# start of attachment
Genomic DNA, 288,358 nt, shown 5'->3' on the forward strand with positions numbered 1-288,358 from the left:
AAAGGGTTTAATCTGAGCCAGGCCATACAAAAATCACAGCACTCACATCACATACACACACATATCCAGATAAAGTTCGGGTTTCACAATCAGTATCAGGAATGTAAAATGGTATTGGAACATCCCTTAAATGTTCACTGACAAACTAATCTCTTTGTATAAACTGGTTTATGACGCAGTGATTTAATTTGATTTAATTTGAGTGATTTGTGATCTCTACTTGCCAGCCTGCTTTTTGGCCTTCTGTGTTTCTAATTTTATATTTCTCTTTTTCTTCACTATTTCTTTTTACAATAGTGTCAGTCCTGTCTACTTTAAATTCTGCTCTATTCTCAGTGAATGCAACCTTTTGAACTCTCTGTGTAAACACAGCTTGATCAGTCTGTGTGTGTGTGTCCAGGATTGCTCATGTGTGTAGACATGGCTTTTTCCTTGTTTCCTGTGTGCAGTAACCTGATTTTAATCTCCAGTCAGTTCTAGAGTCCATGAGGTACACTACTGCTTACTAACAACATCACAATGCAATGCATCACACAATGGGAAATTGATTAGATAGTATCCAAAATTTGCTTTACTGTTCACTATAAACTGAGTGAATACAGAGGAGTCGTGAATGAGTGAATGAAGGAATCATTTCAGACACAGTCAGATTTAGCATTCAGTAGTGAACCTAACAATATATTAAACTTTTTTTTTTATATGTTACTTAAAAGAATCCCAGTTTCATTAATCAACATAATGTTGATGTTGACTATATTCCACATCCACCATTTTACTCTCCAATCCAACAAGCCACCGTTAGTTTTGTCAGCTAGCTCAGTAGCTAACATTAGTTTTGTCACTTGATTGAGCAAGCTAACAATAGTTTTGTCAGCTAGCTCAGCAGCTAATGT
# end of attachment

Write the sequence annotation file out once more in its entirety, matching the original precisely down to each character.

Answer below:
Genomic DNA, 288,358 nt, shown 5'->3' on the forward strand with positions numbered 1-288,358 from the left:
AAAGGGTTTAATCTGAGCCAGGCCATACAAAAATCACAGCACTCACATCACATACACACACATATCCAGATAAAGTTCGGGTTTCACAATCAGTATCAGGAATGTAAAATGGTATTGGAACATCCCTTAAATGTTCACTGACAAACTAATCTCTTTGTATAAACTGGTTTATGACGCAGTGATTTAATTTGATTTAATTTGAGTGATTTGTGATCTCTACTTGCCAGCCTGCTTTTTGGCCTTCTGTGTTTCTAATTTTATATTTCTCTTTTTCTTCACTATTTCTTTTTACAATAGTGTCAGTCCTGTCTACTTTAAATTCTGCTCTATTCTCAGTGAATGCAACCTTTTGAACTCTCTGTGTAAACACAGCTTGATCAGTCTGTGTGTGTGTGTCCAGGATTGCTCATGTGTGTAGACATGGCTTTTTCCTTGTTTCCTGTGTGCAGTAACCTGATTTTAATCTCCAGTCAGTTCTAGAGTCCATGAGGTACACTACTGCTTACTAACAACATCACAATGCAATGCATCACACAATGGGAAATTGATTAGATAGTATCCAAAATTTGCTTTACTGTTCACTATAAACTGAGTGAATACAGAGGAGTCGTGAATGAGTGAATGAAGGAATCATTTCAGACACAGTCAGATTTAGCATTCAGTAGTGAACCTAACAATATATTAAACTTTTTTTTTTATATGTTACTTAAAAGAATCCCAGTTTCATTAATCAACATAATGTTGATGTTGACTATATTCCACATCCACCATTTTACTCTCCAATCCAACAAGCCACCGTTAGTTTTGTCAGCTAGCTCAGTAGCTAACATTAGTTTTGTCACTTGATTGAGCAAGCTAACAATAGTTTTGTCAGCTAGCTCAGCAGCTAATGT